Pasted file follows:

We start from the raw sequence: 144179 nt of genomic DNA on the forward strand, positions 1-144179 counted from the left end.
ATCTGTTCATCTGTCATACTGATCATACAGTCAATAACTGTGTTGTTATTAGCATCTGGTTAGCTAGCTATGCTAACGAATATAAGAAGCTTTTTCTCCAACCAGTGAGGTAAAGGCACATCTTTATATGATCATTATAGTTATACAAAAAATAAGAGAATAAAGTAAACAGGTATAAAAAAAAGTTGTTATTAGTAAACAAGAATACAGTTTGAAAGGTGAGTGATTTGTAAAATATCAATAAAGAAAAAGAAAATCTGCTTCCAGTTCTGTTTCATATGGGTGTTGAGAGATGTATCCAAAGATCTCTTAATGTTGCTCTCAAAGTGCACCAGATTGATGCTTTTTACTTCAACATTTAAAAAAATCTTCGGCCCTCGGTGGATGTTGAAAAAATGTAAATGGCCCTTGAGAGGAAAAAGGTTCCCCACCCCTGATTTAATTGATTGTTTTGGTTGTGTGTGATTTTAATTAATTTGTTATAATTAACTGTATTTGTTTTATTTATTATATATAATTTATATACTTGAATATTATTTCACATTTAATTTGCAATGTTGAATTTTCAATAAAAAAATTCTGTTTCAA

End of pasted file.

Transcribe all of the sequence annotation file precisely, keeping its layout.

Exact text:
We start from the raw sequence: 144179 nt of genomic DNA on the forward strand, positions 1-144179 counted from the left end.
ATCTGTTCATCTGTCATACTGATCATACAGTCAATAACTGTGTTGTTATTAGCATCTGGTTAGCTAGCTATGCTAACGAATATAAGAAGCTTTTTCTCCAACCAGTGAGGTAAAGGCACATCTTTATATGATCATTATAGTTATACAAAAAATAAGAGAATAAAGTAAACAGGTATAAAAAAAAGTTGTTATTAGTAAACAAGAATACAGTTTGAAAGGTGAGTGATTTGTAAAATATCAATAAAGAAAAAGAAAATCTGCTTCCAGTTCTGTTTCATATGGGTGTTGAGAGATGTATCCAAAGATCTCTTAATGTTGCTCTCAAAGTGCACCAGATTGATGCTTTTTACTTCAACATTTAAAAAAATCTTCGGCCCTCGGTGGATGTTGAAAAAATGTAAATGGCCCTTGAGAGGAAAAAGGTTCCCCACCCCTGATTTAATTGATTGTTTTGGTTGTGTGTGATTTTAATTAATTTGTTATAATTAACTGTATTTGTTTTATTTATTATATATAATTTATATACTTGAATATTATTTCACATTTAATTTGCAATGTTGAATTTTCAATAAAAAAATTCTGTTTCAA